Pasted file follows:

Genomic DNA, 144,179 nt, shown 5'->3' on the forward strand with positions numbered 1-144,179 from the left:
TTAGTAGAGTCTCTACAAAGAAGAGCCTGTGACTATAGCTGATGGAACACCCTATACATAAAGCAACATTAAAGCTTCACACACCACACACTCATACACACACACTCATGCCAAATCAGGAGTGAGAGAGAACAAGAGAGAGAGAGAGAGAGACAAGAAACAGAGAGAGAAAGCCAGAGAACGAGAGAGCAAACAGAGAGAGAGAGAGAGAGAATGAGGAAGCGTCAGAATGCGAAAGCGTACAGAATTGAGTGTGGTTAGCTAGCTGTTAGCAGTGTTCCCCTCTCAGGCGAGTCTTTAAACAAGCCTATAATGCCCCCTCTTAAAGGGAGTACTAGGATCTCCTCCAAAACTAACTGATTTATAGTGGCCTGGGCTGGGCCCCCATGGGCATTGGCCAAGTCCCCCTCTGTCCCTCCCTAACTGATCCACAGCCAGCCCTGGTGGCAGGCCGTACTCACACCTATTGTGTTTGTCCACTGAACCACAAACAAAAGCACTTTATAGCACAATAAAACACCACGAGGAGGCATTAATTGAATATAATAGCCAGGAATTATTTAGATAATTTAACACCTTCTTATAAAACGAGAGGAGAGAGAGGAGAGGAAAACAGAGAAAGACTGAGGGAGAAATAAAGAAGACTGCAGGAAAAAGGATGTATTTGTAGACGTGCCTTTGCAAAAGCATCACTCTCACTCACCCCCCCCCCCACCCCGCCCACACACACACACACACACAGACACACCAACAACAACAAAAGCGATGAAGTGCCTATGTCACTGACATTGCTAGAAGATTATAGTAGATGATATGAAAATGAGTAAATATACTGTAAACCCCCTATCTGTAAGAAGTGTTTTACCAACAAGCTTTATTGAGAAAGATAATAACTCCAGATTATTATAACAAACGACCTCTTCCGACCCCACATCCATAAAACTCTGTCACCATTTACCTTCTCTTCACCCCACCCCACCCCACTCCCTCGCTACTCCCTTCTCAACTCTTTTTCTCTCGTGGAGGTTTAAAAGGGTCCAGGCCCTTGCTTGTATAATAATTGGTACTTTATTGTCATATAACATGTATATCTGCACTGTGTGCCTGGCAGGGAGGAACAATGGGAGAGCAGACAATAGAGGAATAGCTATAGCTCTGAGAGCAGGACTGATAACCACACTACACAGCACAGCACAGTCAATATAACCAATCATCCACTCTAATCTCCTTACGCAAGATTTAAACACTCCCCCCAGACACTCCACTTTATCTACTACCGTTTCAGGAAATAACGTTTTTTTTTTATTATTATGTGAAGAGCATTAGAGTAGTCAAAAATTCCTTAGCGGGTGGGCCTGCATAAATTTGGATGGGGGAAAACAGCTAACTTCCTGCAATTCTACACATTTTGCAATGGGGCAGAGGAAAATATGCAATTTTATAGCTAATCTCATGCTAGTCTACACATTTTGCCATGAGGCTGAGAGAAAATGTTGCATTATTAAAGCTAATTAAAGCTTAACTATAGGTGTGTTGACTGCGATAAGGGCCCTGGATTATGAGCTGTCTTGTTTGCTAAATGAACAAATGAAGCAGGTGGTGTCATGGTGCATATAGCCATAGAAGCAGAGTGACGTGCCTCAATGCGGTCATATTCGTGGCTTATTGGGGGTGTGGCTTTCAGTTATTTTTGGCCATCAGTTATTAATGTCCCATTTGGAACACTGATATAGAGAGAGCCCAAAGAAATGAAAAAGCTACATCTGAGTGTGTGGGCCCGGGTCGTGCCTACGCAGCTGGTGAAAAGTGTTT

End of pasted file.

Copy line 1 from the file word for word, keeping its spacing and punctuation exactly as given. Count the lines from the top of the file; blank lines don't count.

Genomic DNA, 144,179 nt, shown 5'->3' on the forward strand with positions numbered 1-144,179 from the left: